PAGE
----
In this riveting popular history, the creator of You Must Remember This probes the inner workings of Hollywood’s glamorous golden age through the stories of some of the dozens of actresses pursued by Howard Hughes, to reveal how the millionaire mogul’s obsessions with sex, power and publicity trapped, abused, or benefitted women who dreamt of screen stardom. In recent months, the media has reported on scores of entertainment figures who used their power and money in Hollywood to sexually harass and coerce some of the most talented women in cinema and television. But as Karina Longworth reminds us, long before the Harvey Weinsteins there was Howard Hughes—the Texas millionaire, pilot, and filmmaker whose reputation as a cinematic provocateur was matched only by that as a prolific womanizer. His supposed conquests between his first divorce in the late 1920s and his marriage to actress Jean Peters in 1957 included many of Hollywood’s most famous actresses, among them Billie Dove, Katharine Hepburn, Ava Gardner, and Lana Turner. From promoting bombshells like Jean Harlow and Jane Russell to his contentious battles with the censors, Hughes—perhaps more than any other filmmaker of his era—commoditized male desire as he objectified and sexualized women. Yet there were also numerous women pulled into Hughes’s grasp who never made it to the screen, sometimes virtually imprisoned by an increasingly paranoid and disturbed Hughes, who retained multitudes of private investigators, security personnel, and informers to make certain these actresses would not escape his clutches. Vivid, perceptive, timely, and ridiculously entertaining, The Seducer is a landmark work that examines women, sex, and male power in Hollywood during its golden age—a legacy that endures nearly a century later.Show book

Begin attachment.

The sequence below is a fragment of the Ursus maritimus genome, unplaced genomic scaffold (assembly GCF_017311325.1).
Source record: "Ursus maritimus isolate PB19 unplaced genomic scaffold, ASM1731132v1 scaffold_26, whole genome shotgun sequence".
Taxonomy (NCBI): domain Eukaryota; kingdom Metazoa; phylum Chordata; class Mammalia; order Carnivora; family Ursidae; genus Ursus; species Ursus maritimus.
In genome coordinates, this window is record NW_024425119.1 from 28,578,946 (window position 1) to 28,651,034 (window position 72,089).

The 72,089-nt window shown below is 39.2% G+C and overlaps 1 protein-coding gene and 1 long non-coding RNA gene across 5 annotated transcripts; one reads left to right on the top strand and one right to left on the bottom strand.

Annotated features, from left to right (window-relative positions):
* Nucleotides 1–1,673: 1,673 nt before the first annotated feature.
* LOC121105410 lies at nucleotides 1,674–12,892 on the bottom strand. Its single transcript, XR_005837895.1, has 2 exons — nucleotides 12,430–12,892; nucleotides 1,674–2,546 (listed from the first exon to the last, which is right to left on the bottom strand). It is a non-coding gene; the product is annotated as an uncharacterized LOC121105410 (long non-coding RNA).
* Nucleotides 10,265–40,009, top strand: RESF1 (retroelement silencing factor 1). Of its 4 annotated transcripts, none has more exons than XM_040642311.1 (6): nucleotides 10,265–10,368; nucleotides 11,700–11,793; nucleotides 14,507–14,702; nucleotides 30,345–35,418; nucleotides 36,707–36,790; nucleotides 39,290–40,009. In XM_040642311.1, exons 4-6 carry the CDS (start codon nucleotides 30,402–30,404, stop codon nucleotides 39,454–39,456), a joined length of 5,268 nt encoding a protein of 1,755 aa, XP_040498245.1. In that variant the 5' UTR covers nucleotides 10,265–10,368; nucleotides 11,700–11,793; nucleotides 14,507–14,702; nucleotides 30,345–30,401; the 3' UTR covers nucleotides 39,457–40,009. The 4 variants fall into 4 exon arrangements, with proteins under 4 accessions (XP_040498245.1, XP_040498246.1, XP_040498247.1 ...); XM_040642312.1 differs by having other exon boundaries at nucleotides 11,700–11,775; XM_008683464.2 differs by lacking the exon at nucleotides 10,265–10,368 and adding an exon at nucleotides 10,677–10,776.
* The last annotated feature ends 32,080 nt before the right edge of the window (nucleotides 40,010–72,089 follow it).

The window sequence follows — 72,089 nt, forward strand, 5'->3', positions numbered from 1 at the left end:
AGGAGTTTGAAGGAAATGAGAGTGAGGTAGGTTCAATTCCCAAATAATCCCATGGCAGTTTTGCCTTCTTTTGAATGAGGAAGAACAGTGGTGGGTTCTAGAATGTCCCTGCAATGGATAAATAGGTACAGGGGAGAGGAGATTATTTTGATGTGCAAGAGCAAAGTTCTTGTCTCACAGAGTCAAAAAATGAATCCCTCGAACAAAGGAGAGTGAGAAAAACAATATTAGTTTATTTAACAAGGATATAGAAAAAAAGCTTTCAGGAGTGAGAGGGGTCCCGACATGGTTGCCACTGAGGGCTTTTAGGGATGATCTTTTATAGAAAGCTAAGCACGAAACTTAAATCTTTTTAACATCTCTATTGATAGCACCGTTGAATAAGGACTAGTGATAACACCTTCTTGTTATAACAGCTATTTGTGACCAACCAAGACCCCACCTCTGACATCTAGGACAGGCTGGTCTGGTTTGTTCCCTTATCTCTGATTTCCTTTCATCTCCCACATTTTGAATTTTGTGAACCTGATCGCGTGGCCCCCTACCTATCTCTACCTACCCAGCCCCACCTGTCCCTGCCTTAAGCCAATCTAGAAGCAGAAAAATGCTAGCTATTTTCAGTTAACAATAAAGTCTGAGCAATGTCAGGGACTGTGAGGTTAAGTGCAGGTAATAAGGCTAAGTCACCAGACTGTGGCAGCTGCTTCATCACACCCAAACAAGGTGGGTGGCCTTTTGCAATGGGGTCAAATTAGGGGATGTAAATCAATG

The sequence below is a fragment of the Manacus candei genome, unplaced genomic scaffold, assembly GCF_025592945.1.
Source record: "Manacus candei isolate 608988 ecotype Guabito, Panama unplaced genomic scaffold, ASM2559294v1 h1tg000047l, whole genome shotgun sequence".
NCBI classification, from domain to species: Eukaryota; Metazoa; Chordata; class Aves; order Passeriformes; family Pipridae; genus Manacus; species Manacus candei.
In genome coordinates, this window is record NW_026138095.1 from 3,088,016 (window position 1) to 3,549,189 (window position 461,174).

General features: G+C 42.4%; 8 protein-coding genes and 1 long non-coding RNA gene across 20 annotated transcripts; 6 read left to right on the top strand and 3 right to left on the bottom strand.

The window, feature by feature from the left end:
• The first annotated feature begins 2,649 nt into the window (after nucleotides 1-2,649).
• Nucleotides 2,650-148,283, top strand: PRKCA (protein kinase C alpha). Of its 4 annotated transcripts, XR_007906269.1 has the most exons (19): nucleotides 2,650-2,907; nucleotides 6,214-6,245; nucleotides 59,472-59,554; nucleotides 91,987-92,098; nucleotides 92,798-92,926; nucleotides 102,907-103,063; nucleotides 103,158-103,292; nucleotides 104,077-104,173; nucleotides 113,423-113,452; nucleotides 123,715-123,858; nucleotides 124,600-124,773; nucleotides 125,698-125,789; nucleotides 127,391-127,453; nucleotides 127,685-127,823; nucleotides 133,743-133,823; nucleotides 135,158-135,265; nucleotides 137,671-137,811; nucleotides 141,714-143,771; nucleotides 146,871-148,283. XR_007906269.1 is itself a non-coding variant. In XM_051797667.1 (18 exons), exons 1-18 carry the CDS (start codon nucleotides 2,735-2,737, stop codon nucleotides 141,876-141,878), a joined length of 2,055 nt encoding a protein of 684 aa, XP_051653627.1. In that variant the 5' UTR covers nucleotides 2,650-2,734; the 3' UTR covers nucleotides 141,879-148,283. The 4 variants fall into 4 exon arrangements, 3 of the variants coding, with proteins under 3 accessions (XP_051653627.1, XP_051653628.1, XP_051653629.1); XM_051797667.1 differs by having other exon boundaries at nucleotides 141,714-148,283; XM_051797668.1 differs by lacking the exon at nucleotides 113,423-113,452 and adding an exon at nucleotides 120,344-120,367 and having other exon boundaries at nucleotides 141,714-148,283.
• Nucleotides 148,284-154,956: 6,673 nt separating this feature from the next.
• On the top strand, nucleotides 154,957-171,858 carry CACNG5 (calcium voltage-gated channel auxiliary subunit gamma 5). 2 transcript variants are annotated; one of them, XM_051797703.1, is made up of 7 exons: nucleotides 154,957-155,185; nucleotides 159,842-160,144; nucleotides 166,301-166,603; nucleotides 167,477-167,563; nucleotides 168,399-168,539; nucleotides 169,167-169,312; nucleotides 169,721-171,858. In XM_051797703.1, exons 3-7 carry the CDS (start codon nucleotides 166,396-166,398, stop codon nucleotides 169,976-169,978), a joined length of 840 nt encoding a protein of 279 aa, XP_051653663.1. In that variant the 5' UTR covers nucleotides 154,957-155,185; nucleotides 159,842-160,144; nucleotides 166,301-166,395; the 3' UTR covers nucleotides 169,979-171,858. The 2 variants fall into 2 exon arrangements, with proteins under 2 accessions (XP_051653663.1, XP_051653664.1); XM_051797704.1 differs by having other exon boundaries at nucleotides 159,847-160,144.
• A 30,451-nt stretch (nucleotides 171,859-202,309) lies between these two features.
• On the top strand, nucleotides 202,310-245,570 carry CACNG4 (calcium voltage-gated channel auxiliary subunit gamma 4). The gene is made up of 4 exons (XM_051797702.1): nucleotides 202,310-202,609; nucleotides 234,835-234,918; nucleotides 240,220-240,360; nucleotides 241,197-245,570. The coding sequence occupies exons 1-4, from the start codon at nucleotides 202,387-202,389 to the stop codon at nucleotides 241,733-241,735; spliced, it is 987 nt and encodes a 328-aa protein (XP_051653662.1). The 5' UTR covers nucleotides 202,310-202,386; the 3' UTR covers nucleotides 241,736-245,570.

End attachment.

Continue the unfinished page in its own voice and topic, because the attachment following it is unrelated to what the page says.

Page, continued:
Leonard da Vinci
Leonardo’s early life was spent in Florence, his maturity in Milan, and the last three years of his life in France. Leonardo’s teacher was Verrocchio. First he was a goldsmith, then a painter and sculptor: as a painter, representative of the very scientific school of draughtsmanship; more famous as a sculptor, being the creator of the Colleoni statue at Venice, Leonardo was a man of striking physical attractiveness, great charm of manner and conversation, and mental accomplishment. He was well grounded in the sciences and mathematics of the day, as well as a gifted musician. His skill in draughtsmanship was extraordinary; shown by his numerous drawings as well as by his comparatively few paintings. His skill of hand is at the service of most minute observation and analytical research into the character and structure of form. Leonardo is the first in date of the great men who had the desire to create in a picture a kind of mystic unity brought about by the fusion of matter and spirit. Now that the Primitives had concluded their experiments, ceaselessly pursued during two centuries, by the conquest of the methods of painting, he was able to pronounce the words which served as a password to all later artists worthy of the name: painting is a spiritual thing, cosa mentale. He completed Florentine draughtsmanship in applying to modelling by light and shade, a sharp subtlety which his predecessors had used only to give greater precision to their contours. This marvellous draughtsmanship, this modelling and chiaroscuro he used not solely to paint the exterior appearance of the body but, as no one before him had done, to cast over it a reflection of the mystery of the inner life. In the Mona Lisa and his other masterpieces he even used landscape not merely as a more or less picturesque decoration, but as a sort of echo of that interior life and an element of a perfect harmony. Relying on the still quite novel laws of perspective this doctor of scholastic wisdom, who was at the same time an initiator of modern thought, substituted for the discursive manner of the Primitives the principle of concentration which is the basis of classical art. The picture is no longer presented to us as an almost fortuitous aggregate of details and episodes. It is an organism in which all the elements, lines and colours, shadows and lights, compose a subtle tracery converging on a spiritual, a sensuous centre. It was not with the external significance of objects, but with their inward and spiritual significance, that Leonardo was occupied.Show book